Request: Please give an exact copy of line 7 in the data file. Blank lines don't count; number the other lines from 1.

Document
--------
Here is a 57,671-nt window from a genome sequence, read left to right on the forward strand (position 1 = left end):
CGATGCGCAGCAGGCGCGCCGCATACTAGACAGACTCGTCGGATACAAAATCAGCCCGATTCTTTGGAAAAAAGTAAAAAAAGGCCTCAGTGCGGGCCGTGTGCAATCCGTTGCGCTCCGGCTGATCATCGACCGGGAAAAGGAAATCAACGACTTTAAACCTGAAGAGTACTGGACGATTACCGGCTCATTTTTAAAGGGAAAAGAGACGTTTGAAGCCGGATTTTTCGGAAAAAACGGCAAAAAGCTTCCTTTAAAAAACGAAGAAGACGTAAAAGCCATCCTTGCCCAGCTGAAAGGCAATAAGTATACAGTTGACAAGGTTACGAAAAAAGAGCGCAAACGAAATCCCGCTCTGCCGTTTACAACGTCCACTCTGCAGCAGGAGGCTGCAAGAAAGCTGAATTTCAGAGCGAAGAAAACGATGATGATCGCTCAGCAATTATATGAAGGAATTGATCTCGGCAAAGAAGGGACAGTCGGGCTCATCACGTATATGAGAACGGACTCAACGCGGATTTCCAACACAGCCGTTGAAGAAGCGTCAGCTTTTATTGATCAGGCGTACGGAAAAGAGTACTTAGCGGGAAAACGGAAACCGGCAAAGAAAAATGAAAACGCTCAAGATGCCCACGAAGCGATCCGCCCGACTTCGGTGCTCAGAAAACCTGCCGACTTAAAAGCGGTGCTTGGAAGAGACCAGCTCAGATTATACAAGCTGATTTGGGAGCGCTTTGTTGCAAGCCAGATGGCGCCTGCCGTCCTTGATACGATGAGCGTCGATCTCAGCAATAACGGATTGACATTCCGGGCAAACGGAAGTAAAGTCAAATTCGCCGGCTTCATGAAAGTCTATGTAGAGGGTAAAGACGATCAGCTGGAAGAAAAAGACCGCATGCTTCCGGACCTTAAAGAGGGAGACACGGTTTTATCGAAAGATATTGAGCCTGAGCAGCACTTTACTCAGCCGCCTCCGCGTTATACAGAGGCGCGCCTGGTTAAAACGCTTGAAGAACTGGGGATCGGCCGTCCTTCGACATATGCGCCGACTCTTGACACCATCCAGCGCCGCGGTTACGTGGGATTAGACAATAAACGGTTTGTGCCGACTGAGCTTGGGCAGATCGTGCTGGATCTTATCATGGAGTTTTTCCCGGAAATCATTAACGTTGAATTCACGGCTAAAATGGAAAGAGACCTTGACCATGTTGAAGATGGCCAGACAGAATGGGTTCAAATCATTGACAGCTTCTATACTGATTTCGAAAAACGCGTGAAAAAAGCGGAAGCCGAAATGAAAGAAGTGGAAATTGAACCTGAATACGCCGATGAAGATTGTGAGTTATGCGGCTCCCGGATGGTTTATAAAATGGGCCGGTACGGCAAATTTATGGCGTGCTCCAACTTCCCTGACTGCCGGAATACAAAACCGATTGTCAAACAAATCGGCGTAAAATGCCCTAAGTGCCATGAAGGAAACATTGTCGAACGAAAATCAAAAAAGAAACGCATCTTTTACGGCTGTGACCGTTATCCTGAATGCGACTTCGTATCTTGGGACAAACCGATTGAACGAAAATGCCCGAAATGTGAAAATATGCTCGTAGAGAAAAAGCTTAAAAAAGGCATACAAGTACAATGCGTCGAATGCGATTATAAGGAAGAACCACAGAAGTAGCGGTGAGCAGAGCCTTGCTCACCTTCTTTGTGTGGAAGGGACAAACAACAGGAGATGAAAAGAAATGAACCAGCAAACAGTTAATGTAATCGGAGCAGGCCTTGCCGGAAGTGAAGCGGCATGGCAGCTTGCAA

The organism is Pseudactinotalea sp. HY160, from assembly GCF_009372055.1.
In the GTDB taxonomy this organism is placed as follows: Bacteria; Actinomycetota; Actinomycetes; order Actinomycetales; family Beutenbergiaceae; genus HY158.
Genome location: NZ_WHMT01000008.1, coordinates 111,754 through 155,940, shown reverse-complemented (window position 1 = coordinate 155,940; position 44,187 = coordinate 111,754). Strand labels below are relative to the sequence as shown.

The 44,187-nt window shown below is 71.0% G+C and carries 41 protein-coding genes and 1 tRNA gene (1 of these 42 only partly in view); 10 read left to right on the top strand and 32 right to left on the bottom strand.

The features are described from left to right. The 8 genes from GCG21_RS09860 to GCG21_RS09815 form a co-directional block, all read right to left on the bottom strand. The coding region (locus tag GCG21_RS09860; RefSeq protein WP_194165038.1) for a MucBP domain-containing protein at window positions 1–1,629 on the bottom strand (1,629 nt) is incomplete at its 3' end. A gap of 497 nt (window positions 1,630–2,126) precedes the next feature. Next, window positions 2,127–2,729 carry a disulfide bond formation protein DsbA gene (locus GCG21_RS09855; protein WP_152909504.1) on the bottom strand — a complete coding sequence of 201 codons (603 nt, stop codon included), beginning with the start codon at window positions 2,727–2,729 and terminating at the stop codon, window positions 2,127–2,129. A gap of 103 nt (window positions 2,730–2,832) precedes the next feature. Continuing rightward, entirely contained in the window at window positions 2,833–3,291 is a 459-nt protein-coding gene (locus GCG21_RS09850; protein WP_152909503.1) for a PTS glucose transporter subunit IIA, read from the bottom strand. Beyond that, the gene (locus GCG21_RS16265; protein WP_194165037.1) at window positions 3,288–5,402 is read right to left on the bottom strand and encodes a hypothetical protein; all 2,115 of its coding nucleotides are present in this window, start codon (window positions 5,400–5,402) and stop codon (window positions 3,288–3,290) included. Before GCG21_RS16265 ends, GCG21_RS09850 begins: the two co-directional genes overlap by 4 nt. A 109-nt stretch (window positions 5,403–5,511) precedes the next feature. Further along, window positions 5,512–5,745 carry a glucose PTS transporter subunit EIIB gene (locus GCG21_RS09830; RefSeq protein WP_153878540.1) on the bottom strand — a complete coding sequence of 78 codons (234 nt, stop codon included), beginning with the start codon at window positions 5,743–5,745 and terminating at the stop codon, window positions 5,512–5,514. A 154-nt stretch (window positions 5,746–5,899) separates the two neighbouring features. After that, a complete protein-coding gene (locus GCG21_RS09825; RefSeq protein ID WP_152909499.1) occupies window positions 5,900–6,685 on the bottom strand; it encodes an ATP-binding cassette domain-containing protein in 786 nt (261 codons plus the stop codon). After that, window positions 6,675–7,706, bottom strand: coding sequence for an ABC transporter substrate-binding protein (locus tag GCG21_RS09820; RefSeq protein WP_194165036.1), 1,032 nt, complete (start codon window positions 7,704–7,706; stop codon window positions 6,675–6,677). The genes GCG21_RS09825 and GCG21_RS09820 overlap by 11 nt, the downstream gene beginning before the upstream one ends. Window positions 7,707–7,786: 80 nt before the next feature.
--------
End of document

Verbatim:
The features are described from left to right. The 8 genes from GCG21_RS09860 to GCG21_RS09815 form a co-directional block, all read right to left on the bottom strand. The coding region (locus tag GCG21_RS09860; RefSeq protein WP_194165038.1) for a MucBP domain-containing protein at window positions 1–1,629 on the bottom strand (1,629 nt) is incomplete at its 3' end. A gap of 497 nt (window positions 1,630–2,126) precedes the next feature. Next, window positions 2,127–2,729 carry a disulfide bond formation protein DsbA gene (locus GCG21_RS09855; protein WP_152909504.1) on the bottom strand — a complete coding sequence of 201 codons (603 nt, stop codon included), beginning with the start codon at window positions 2,727–2,729 and terminating at the stop codon, window positions 2,127–2,129. A gap of 103 nt (window positions 2,730–2,832) precedes the next feature. Continuing rightward, entirely contained in the window at window positions 2,833–3,291 is a 459-nt protein-coding gene (locus GCG21_RS09850; protein WP_152909503.1) for a PTS glucose transporter subunit IIA, read from the bottom strand. Beyond that, the gene (locus GCG21_RS16265; protein WP_194165037.1) at window positions 3,288–5,402 is read right to left on the bottom strand and encodes a hypothetical protein; all 2,115 of its coding nucleotides are present in this window, start codon (window positions 5,400–5,402) and stop codon (window positions 3,288–3,290) included. Before GCG21_RS16265 ends, GCG21_RS09850 begins: the two co-directional genes overlap by 4 nt. A 109-nt stretch (window positions 5,403–5,511) precedes the next feature. Further along, window positions 5,512–5,745 carry a glucose PTS transporter subunit EIIB gene (locus GCG21_RS09830; RefSeq protein WP_153878540.1) on the bottom strand — a complete coding sequence of 78 codons (234 nt, stop codon included), beginning with the start codon at window positions 5,743–5,745 and terminating at the stop codon, window positions 5,512–5,514. A 154-nt stretch (window positions 5,746–5,899) separates the two neighbouring features. After that, a complete protein-coding gene (locus GCG21_RS09825; RefSeq protein ID WP_152909499.1) occupies window positions 5,900–6,685 on the bottom strand; it encodes an ATP-binding cassette domain-containing protein in 786 nt (261 codons plus the stop codon). After that, window positions 6,675–7,706, bottom strand: coding sequence for an ABC transporter substrate-binding protein (locus tag GCG21_RS09820; RefSeq protein WP_194165036.1), 1,032 nt, complete (start codon window positions 7,704–7,706; stop codon window positions 6,675–6,677). The genes GCG21_RS09825 and GCG21_RS09820 overlap by 11 nt, the downstream gene beginning before the upstream one ends. Window positions 7,707–7,786: 80 nt before the next feature.